One exception to the rule that a favourite won’t win the polka dot jersey is Chris Froome. He has shown himself to be the strongest rider in the race, and may fancy adding to his earlier stage win with another in the mountains. In all likelihood this wouldn’t be enough to dethrone Kessiakoff, but it’s a possibility.

The next few stages will prove crucial in determining the overall winner, and it largely depends on how Kessiakoff is feeling. If he has enough left in the tank for another long breakaway in the mountains it’d likely be enough to secure the maillot à pois rouges. All will become clear over the next two stages – which respectively offer a maximum of 70 and 62 points – after which there are no big points up for grabs.

Tour Tweets of the Week: The Hurt Locker, #WAGWAR and Fathers & Daughters

Funny, cruel, odd, personal … you get it all on Twitter. Each week, we’ll have a rundown of some of our favourite tweets. Here are the tweets for the week ending 15th July 2012.

I hurt myself today

No matter who you may be, cycling hurts. It is no respecter of jerseys …

Even the hardest of the hardmen was feeling it this week.

You said what about my man???

So, as we all recall, during a stage last week looked like Chris Froome might well have gone off-piste and dropped his own team leader, who just happened to be the yellow jersey, who just happened to be Bradley Wiggins. The explanation was a combination of mixing up ‘Slow Slow’ with ‘Go Go’ or no radios or doin’ a rope-a-dope manoeuvre to fake out Nibali and Evans. All it really served to do is turn the Twitterstream into a red-hot river of fire with the accusations, excuses and explanations flowing fast and furious. So much so, it looked like there might be a bit of a cat fight … or #wagwar … In the Mod corner, Cath Wiggins, in the Froomedog corner, Michelle Cound. It begins with this RT of a Cath Wiggins shout-out after that infamous stage.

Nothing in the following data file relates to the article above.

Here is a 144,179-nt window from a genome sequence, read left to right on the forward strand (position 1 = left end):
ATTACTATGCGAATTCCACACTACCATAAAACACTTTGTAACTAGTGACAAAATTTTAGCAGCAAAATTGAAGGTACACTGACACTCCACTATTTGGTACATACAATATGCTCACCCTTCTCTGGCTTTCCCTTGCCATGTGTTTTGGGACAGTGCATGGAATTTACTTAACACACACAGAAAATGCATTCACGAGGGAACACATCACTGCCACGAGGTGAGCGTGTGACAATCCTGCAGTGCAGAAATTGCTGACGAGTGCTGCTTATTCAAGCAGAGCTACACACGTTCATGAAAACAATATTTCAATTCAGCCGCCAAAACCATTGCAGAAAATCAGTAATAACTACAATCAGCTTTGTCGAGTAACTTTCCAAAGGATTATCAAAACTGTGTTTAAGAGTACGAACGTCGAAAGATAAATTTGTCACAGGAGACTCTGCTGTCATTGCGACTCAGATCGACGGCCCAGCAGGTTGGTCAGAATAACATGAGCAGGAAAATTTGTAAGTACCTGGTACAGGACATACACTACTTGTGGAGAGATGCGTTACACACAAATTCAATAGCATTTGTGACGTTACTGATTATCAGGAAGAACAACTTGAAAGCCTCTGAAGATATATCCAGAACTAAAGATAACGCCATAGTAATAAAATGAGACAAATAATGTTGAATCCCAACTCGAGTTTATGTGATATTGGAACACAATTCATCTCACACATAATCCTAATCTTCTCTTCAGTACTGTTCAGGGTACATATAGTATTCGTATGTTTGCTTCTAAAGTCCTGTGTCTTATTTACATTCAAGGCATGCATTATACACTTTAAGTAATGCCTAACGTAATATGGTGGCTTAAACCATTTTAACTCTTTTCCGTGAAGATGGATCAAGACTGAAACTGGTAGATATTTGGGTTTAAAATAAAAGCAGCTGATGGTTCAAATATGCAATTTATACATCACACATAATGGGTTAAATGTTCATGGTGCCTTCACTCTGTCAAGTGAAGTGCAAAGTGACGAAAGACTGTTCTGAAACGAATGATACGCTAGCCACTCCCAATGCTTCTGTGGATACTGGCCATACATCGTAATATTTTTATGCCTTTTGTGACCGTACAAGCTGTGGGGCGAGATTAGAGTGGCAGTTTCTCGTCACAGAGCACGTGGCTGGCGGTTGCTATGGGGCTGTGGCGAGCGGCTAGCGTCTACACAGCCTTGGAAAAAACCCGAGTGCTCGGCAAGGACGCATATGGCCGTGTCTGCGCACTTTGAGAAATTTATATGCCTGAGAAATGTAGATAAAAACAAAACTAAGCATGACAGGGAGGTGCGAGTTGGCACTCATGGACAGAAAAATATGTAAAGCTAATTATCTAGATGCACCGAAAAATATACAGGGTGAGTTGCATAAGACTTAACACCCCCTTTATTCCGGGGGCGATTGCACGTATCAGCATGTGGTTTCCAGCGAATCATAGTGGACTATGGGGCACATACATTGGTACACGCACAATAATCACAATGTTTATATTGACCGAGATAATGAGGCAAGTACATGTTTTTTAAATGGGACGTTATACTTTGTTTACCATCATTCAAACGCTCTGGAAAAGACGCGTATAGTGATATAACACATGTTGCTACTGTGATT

That’s when the twitterati plowed in and Mrs Wiggins was on the defensive.

Even Peta Todd got involved! And with most fights between girls, the boys got involved – purely in a spectator sport sort of way.

Then the climbdown:

But with a sense of humour, as Michelle’s tweet regarding Wiggins’ slight burn brought on by idiot spectators who were running with flares.

Mistaken identity

Oh, it’s so funny when mainstream newspapers try to act like they know anything about cycling. For the second time this year, David Millar was mis-identified as Robert Millar. Because obviously the subs on the backbench know nothing about the sport.

And although we don’t have the visual evidence, apparently news reporters are getting Fabian Cancellara and Jens Voigt mixed up. This is what The Jensie had to say about that!

But then if the Velits twins wanted to play with sportswriters’ minds, that might be fun!

Anyone with a long memory would know that this was a reference to one of Tyler Hamilton’s doping defenses – he claimed something along the lines of, he had a twin who hadn’t developed and was inside him and all of a sudden started producing a different kind of blood, just like that, after oh, 30-some years! It’s a medical miracle! Or it wasn’t, as we later found out.

Tour de Pologne

While much of the peloton were racing around France, trying to fend off the Velvet Samurai and tacky attacks, there was another stage race going on in Poland. One of the big names who was racing was a certain Tom Boonen. This picture was bobbing about in the Twitterstream this week and it was just too bizarre to leave out. I will, however, refrain from making jokes about magnificent boonens …